Thursday is referendum day in the United Kingdom, and politicians and pundits from all sides of the debate are trying to cram in their last words. Those who believe that the country should opt to remain in the EU are reiterating all their well-worn economic arguments; those in favor of leaving are once again focusing on sovereignty and border control. Both are portraying themselves as making the positive case in a season of political negativity.
Those foundations are the renegotiation of the United Kingdom’s relationship with the EU that British Prime Minister David Cameron undertook in Brussels earlier this year. He went to the bargaining table with five key demands. At the time, polls suggested that around two-thirds of British adults would vote to remain in the EU if Cameron won on those points (which included an attempted exemption from the commitment to an “ever-closer union”). Only 26 percent were willing to leave regardless.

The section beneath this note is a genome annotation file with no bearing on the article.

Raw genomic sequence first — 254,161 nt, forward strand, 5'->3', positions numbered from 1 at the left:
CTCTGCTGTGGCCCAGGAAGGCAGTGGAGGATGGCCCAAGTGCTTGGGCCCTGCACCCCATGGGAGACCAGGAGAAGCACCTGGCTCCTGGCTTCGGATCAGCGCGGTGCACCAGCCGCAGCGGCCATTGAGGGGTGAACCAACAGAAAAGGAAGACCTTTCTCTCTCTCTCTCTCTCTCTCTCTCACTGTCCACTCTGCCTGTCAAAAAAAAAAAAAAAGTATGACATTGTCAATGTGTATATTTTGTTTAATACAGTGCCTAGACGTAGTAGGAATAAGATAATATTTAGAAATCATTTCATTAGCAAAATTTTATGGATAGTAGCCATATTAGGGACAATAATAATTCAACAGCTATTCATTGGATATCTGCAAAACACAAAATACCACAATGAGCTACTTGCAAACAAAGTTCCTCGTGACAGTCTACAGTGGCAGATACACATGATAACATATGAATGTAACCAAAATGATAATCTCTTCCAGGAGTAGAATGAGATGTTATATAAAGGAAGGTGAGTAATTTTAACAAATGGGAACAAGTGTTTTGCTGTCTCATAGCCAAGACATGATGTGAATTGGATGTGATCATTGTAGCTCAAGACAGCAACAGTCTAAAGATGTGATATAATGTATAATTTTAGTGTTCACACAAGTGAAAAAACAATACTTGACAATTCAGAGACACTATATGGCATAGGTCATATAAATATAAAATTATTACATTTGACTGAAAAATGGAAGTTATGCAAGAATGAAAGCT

It was thus vital for the prime minister and his supporters to insist that he came out of the fray with what he had said he would. But even that is much debated. And one nugget that the “Remain” camp is intent to overlook is not only the unambitious nature of the original renegotiation but also the fact that the resulting agreement has still not been ratified by the other member states. Even if the British public ticks “Remain” on Thursday, in other words, there is still no certainty that the United Kingdom’s European partners would hold up their end of the deal.
Perhaps it is inevitable that, in a campaign based on a black-and-white choice, both sides should play down any gray areas. After all, that is how Cameron planned it. By making the vote come down to either approving his new